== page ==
Problems over content protected by the laws of Copyright have become a huge headache for those who post videos in Youtube. So much so that has come to cases as unusual as the youtuber Paul Davids. This had to face a claim on copyright by a song that he had composed himself.
It all happened when Davids, who usually plays the guitar on his channel, posted a video with a fragment of a song that another youtuber covered. YouTube's automatic infringement tracker alerted Paul Davids that he was using the song he himself had composed without permission.
Paul Davids had to appeal and get in touch with the person who had covered his song to prevent YouTube from sanctioning him. For something like this can lead to the demonetization of the video in question or even be eliminated. The thing ended well, but it talks about the problem that assaults some video creators. And not only because of the system that automatically tracks copyright infringements.
There are genuine professionals hunting and capturing material that may have been plagiarized. It's what YouTube calls manual claims. The problem with this practice is that the person denounced must initiate an appeal process that may not be easy. Especially since to date it was enough to report a video completely, without specifying the part where the infraction was occurring.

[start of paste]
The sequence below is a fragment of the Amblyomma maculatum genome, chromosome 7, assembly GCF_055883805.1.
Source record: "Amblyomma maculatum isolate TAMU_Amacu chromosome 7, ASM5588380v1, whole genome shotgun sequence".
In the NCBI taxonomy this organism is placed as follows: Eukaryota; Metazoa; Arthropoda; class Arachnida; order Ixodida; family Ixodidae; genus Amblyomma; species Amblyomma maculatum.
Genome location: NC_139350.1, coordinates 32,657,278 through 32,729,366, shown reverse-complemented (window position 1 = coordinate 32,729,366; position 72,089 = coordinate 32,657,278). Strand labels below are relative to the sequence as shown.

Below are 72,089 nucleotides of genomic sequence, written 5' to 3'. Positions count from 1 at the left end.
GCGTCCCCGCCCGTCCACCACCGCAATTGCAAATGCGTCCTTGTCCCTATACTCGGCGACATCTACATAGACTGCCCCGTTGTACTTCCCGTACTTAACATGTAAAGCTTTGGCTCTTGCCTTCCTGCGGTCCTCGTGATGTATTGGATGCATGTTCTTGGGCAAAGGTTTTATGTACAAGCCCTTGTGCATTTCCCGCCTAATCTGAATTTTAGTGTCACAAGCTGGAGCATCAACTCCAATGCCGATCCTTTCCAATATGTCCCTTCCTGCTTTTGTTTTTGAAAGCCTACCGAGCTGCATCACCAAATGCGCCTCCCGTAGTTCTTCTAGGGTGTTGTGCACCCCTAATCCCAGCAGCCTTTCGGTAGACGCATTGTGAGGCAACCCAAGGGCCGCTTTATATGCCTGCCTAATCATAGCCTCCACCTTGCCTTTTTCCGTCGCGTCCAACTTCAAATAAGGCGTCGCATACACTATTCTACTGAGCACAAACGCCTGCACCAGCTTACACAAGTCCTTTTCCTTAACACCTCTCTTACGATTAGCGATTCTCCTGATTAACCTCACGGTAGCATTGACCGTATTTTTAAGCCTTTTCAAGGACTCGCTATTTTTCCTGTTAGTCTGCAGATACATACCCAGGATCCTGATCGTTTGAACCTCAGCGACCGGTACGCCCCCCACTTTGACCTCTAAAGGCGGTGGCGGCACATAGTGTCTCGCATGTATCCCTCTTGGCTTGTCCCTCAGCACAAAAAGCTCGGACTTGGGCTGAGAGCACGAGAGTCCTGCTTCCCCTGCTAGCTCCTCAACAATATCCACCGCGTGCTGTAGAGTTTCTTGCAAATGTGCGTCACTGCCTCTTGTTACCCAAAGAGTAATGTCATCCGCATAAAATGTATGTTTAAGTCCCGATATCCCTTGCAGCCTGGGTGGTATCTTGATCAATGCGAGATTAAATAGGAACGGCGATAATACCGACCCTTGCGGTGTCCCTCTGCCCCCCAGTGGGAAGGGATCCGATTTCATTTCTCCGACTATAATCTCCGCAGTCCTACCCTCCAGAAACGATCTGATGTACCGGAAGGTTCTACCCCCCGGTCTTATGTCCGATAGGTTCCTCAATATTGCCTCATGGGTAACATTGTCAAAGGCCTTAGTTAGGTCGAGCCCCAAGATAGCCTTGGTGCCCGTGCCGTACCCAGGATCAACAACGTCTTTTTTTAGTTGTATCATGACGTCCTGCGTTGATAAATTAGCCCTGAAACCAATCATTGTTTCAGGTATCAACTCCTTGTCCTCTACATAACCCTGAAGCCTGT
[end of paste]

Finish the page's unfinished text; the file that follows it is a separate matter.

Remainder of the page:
Which made it very complicated for the author in question to know exactly what infraction he was committing. YouTube has decided to curb, at least in part, these indiscriminate claims. Now those who denounce the use of copyrighted material will have to point out exactly the part of the video in which that fragment is found.
How to know when illegitimate use of copyright is made?
Not everyone is an expert on the material that can and can not be legitimately used in videos. YouTube points to four cases on this web in which he reports on the use that can be made of audiovisual material. And in which cases it would be legitimate to use certain images or sound material.
Many youtubers to save problems use material with Creative Commons content. But YouTube also warns about this kind of material. Well, if you publish a video labeled Creative Commons on YouTube using copyrighted material, whoever uses it should verify on their own that those images are really covered by that kind of license.
If the material published with that kind of license actually hides part of your footage material protected by copyright laws, it will be our responsibility. Needless to say, discovering this can sometimes be tremendously complex, at least for someone who is not a professional.
We must bear in mind that no matter how much the tools for filming and mounting videos have been democratized, producing an audiovisual production and disseminating it continues to be a complex matter when there is not an audiovisual production company and a legal department.
Therefore, to avoid this kind of problems, it is best to resort to material created entirely by us. And for issues such as music or resort to the sound library of YouTube, which is quite broad, or buy a license of sound or audiovisual material likely to be disseminated. What is completely inadvisable is downloading a video from YouTube or any other site and using fragments of it indiscriminately.
It is completely inadvisable to download a YouTube video or any other site and use fragments of it indiscriminately